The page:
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A Great Way to Write Release Notes

Category : Documentation, Technical ยท by

The Trouble With Release Notes

This week I have been shepherding our latest release into the production environment and I got stuck with the task of doing the release notes as well. The trouble with release notes is that they are boring and unloved.

The Problem

Release notes tend to be just lists of changes which hardly makes for inspiring reading. If you’re bored when writing them then why would you expect anyone reading them to continue to plough through the dross. You won’t necessarily have a large audience and you don’t need to write the next best seller but you can make them more engaging and easier to digest for those that do read them.

What Makes for Good Release Notes?

Wikipedia defines release notes as “…documents that are shared with end users, customers and clients of an organization…[that] detail the corrections, changes or enhancements made to the service or product the company provides”. This means that you have an audience of internal and external users that want to know what has changed in your product since the last release and so you should help them do this as quickly and pain free as possible.

In order to digest release notes it makes sense to order them into sections which means you have to do the work of sifting through the changes to categorise them for your readers. I finally settled on a template with help from this post.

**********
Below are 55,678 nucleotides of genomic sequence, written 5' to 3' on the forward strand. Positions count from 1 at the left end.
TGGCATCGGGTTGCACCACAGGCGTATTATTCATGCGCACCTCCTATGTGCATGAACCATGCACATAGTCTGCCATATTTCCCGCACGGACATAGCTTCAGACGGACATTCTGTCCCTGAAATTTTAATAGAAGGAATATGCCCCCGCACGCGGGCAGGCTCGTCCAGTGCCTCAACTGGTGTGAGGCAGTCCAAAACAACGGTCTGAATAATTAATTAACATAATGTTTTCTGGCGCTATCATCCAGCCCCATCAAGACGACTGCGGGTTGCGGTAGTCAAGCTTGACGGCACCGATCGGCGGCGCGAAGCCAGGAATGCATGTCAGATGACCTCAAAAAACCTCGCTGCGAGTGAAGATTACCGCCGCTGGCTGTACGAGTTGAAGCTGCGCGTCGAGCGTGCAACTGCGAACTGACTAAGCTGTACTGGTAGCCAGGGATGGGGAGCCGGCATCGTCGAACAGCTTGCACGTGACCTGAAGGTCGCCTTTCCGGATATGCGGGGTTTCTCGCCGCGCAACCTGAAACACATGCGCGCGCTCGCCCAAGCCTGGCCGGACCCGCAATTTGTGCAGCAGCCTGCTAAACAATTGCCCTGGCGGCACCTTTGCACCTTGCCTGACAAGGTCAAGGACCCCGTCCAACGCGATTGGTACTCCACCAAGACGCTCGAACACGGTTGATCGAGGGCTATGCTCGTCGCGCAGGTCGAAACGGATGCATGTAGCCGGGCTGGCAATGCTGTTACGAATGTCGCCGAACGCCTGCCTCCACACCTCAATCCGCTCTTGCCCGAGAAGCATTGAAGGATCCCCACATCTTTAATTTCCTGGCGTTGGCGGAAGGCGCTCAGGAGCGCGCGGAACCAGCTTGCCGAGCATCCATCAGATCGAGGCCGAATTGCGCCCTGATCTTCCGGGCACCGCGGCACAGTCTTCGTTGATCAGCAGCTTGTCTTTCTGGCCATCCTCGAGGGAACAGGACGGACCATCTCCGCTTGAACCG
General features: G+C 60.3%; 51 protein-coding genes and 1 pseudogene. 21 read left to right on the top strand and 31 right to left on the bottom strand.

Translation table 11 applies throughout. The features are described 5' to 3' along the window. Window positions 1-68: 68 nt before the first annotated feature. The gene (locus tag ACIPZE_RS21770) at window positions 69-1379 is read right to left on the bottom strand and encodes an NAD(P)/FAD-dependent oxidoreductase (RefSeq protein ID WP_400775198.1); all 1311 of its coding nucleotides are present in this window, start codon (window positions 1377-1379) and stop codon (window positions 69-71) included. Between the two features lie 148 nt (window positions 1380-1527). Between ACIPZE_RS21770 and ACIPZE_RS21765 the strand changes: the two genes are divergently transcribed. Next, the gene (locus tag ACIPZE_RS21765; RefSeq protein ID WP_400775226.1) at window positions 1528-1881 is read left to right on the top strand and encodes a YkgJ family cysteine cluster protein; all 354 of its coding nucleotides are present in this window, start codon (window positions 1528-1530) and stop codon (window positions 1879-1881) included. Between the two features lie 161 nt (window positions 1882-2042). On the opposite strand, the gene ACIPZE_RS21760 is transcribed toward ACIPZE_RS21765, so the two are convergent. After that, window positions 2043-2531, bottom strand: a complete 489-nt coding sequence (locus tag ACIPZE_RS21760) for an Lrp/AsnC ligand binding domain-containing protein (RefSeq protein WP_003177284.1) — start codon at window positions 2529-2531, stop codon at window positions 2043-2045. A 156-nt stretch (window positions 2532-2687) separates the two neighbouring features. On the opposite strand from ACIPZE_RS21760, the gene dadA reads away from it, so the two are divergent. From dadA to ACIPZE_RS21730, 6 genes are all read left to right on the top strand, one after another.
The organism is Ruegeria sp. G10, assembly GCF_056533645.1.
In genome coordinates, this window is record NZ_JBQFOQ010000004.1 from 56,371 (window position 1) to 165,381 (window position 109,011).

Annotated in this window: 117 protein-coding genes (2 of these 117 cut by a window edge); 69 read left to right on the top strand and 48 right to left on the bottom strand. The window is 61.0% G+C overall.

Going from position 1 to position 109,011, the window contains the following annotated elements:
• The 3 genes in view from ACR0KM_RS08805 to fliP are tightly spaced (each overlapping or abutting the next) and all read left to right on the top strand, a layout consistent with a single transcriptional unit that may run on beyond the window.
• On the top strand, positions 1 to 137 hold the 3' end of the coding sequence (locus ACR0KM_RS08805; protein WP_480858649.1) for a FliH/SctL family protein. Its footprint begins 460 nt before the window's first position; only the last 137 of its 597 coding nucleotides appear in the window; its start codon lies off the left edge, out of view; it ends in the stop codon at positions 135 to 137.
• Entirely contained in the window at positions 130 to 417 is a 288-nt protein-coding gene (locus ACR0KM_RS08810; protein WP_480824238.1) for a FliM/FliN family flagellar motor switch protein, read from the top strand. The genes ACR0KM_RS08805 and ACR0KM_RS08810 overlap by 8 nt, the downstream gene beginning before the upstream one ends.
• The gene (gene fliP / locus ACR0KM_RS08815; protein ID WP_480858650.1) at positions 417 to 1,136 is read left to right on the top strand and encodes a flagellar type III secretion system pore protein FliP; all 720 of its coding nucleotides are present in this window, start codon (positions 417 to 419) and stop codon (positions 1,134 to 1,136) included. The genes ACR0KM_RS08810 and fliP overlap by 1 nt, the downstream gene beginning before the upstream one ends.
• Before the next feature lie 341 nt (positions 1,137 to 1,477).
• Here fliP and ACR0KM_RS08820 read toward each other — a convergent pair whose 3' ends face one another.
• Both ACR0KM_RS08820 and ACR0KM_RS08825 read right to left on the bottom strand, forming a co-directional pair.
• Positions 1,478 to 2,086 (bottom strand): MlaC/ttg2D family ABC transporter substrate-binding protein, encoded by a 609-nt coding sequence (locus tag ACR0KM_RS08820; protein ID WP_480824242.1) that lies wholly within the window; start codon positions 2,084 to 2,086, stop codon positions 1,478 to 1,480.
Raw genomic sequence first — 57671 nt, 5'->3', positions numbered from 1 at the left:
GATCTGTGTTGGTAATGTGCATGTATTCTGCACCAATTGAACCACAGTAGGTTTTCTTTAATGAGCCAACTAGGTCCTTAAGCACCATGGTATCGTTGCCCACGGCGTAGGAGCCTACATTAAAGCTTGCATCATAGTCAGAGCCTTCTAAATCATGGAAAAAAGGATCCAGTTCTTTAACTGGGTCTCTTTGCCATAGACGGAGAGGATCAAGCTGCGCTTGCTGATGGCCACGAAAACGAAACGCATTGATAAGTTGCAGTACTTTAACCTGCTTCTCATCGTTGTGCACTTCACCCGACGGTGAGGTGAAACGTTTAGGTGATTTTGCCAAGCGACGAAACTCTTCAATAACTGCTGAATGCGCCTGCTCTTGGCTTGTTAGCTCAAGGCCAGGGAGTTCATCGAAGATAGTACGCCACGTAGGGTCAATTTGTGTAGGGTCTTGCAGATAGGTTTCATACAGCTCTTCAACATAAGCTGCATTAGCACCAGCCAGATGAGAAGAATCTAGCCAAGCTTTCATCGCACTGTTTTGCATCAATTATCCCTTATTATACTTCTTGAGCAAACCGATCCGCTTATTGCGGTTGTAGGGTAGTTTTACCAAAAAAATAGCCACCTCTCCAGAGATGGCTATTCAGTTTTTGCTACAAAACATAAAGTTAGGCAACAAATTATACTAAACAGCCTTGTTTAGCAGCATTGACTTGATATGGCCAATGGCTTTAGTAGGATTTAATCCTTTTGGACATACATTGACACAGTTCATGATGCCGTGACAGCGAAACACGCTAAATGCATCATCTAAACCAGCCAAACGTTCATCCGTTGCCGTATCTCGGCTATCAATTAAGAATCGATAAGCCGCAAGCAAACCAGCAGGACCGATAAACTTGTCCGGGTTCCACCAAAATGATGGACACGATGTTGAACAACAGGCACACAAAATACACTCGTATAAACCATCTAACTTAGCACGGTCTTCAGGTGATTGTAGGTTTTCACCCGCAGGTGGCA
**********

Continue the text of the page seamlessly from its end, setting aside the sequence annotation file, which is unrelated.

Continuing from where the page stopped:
Release Notes Template

  1. Release Title and Date

    This should contain the name of the product, the version and the date of release.

  2. Summary

    This should be a headline description of what’s in the release. A few sentences should do.

  3. New

    List any new features and functionality here. This might be at the user story level and could include links to the work item.

  4. Improvements

    Outline what changes and enhancements you have made to existing features. Again, include a link to the work item if you can.

  5. Fixes

    Put your bug fixes so that your users know that you are removing errors from the system.

  6. Operational Changes

    These are under the hood changes that are not necessarily important to the users of the system but should be tracked. Include items here such as infrastructure changes or changes to deployment.

Example

Release: MyApplication version 3.2.0 [Release Date: 1 Jan 1970]

Summary
This release introduces the ability to delete bits and bobs from the settings screen and enhances the reporting screen by adding a back button. The save to disk bugs have been fixed and the server hostnames have been tokenised as part of the deployment process.

New
Item 48923 Delete bits from settings screen
Item 48924 Delete bobs from settings screen

Improvements
Item 51344 Provide a way back from reporting screen
Item 48555 Restyle reporting tables to fit on mobile devices

Fixes
Item 48871 Error when save to file when filename longer than 12 chars
Item 48872 Error when save to file when filename has underscores

Operational
Item 48801 Tokenise server hostnames during deployment

Add Humour

I’ve also had some success with a slightly more humorous version, but you might have to think carefully about your audience.

Release: MyApplication version 3.2.0 [Release Date: 1 Jan 1970]

The One Where (Summary)

Awesomeness (New)

Twerks (Improvements)

How Did We Miss These (Bug Fixes)

You Don’t Need To Know (Operational)

Love Your Release Notes

Ultimately, making your release notes clear and unambiguous shows that you are committed to engaging with your end users and can only help with the success of your product. Do your readers a favour and love your release notes.

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